Agri Business

Rice exporters want Centre to obtain duty cuts at RCEP

Vishwanath Kulkarni Bengaluru | Updated on August 01, 2019 Published on August 01, 2019

File photo   -  4kodiak

Indian exporters also face non-tariff barriers from countries such as Indonesia and Malaysia

India’s non-basmati rice exporters want the government to bargain hard in the ongoing RCEP negotiations, seeking duty cuts from ASEAN nations, the second largest market for the cereal. Though India is the largest exporter of rice, it does not have any say in the South East Asian region, where four of the top five markets are located.

Out of bounds

“We would like the government to press for duty cuts on rice exports in the RCEP talks,” said BV Krishna Rao, President of the Rice Exporters Association. In fact, India competes with major Asian rice producers such as Thailand, Vietnam and Myanmar in markets such as Africa, but it is finding it difficult to get a foothold in the South East Asian market.

Africa is the biggest market for rice, estimated at around 15 million tonnes annually, where India has a share of over 50 per cent. South East Asia is the second largest market, with an estimated size of around 8-10 mt annually. “Lack of market access, non-tariff barriers and higher duty imposed by Asean members on Indian rice has forced exporters to concentrate on the African market,” Rao said.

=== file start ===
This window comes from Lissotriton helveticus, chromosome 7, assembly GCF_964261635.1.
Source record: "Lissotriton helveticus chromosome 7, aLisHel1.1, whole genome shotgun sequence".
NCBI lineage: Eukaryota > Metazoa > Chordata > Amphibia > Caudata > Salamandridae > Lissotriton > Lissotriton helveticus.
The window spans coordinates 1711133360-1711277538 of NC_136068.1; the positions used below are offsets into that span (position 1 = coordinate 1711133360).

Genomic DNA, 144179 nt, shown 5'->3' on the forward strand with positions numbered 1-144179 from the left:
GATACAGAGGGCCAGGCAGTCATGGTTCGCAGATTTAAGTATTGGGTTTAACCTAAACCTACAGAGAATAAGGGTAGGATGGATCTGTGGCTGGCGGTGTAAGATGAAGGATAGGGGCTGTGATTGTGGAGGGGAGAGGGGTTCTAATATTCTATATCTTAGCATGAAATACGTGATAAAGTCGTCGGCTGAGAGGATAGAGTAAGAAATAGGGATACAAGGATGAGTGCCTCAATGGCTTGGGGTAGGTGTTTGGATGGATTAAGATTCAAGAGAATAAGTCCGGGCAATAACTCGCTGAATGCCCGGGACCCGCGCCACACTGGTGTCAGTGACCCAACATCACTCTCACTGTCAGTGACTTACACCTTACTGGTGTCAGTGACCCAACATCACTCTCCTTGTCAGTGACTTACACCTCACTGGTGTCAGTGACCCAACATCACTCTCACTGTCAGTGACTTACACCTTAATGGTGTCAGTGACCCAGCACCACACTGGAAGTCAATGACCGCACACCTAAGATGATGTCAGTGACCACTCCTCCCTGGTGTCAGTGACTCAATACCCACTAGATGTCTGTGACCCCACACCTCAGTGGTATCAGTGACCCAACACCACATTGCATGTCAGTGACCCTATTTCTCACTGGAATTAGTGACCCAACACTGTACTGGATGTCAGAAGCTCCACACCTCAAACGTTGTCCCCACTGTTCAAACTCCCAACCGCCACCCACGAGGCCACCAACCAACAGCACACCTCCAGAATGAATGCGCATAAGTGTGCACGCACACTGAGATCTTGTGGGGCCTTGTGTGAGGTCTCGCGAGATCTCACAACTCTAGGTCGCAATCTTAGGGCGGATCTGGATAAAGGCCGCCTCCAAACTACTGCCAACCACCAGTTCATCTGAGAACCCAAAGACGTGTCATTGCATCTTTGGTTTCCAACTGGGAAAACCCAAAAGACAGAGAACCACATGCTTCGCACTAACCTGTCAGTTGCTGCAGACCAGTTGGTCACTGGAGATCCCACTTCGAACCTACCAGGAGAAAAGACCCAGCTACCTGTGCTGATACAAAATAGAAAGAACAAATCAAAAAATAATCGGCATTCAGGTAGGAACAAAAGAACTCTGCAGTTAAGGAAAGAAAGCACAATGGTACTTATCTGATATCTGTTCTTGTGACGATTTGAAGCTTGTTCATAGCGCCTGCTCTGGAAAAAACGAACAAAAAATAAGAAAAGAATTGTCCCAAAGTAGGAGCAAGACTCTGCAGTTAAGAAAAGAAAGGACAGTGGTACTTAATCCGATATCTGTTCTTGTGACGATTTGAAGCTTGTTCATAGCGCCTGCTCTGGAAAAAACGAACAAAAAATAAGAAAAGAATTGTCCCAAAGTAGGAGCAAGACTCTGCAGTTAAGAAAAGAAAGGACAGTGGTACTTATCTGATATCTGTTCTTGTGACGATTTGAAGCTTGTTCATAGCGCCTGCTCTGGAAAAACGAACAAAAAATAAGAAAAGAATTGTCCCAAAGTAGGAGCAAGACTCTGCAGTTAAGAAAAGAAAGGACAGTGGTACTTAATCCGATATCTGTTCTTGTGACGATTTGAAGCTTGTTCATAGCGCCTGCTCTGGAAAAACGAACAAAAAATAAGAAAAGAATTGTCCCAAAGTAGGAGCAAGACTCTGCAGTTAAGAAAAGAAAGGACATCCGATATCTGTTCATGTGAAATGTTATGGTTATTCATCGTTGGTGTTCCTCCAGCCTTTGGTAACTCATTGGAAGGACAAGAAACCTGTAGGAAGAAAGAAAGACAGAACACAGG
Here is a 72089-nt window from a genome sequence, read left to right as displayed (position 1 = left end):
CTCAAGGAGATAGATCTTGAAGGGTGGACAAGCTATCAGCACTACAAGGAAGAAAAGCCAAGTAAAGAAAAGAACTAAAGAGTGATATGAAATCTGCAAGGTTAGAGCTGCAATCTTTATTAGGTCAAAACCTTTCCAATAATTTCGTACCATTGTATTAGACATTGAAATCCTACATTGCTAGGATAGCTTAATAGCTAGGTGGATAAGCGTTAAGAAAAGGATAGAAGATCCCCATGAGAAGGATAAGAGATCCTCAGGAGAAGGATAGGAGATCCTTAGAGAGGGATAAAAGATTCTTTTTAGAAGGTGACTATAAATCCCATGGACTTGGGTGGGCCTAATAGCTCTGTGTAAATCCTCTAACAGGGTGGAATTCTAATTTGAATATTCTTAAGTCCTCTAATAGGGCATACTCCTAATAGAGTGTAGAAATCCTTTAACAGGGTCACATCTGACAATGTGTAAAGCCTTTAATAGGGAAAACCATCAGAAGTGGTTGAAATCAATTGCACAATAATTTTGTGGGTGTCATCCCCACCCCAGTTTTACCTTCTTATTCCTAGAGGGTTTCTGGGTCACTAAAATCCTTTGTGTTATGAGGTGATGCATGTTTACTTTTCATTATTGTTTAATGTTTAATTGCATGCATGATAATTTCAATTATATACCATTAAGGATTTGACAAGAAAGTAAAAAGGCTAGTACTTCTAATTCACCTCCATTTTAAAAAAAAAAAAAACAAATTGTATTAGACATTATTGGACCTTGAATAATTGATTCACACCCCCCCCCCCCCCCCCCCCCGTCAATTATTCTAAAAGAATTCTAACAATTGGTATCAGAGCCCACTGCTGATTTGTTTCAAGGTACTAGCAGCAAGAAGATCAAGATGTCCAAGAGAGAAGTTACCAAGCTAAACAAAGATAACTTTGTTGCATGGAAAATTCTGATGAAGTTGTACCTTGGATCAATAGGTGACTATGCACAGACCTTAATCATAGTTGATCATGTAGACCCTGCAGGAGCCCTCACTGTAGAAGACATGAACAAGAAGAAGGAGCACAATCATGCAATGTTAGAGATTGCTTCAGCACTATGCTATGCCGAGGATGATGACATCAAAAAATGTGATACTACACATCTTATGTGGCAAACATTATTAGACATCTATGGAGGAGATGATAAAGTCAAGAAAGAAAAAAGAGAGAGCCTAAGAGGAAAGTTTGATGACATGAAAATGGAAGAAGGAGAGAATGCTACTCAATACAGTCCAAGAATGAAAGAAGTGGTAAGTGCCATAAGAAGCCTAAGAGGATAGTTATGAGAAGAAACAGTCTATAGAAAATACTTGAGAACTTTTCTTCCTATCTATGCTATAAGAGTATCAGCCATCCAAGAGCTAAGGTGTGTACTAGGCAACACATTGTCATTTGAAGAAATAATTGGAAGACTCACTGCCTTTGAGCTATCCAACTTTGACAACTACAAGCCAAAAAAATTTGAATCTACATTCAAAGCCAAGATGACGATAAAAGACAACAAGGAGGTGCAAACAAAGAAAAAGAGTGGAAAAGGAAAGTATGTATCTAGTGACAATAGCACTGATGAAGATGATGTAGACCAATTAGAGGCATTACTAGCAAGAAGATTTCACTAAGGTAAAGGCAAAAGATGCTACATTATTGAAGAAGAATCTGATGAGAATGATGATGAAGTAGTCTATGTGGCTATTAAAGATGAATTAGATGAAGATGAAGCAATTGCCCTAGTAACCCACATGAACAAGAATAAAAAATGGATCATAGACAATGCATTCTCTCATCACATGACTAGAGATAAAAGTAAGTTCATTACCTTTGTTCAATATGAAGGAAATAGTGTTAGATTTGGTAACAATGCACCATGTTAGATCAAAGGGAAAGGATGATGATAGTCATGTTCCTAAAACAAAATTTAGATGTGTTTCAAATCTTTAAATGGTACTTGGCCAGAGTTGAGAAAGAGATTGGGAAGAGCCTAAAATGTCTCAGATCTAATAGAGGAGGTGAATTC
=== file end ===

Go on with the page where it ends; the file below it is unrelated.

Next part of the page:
The ASEAN countries impose a duty of 50 per cent on the Indian rice. However the duty imposed on rice produced by member countries is 35 per cent. “There is a duty difference of 15 per cent on the Indian rice. If negotiated well at the RCEP, it could open new markets for us,” Rao said.

Non-tariff barriers

Besides, the Indian exporters also face non-tariff barriers from countries such as Indonesia and Malaysia, from whom we import bulk of the edible oils. Indonesia, for example, specifies a short delivery period of five days for tenders, which works in favour of neighbouring producers such as Thailand and Vietnam, but not for Indian exporters.

“It is difficult to participate in such tenders considering the logistical issues,” Rao said. Similarly, Malaysia prefers to import from Pakistan due to religious connections, he said.

While India exports rice to over 170 countries, it is finding it difficult to crack the markets in China, Indonesia, Malaysia and the Philippines. India is the largest exporter of rice and accounts for a fourth of the global shipments. In 2018-19, non-basmati rice exports fell to 7.5 million tonnes from 8.8 million tonnes the previous year.

Published on August 01, 2019
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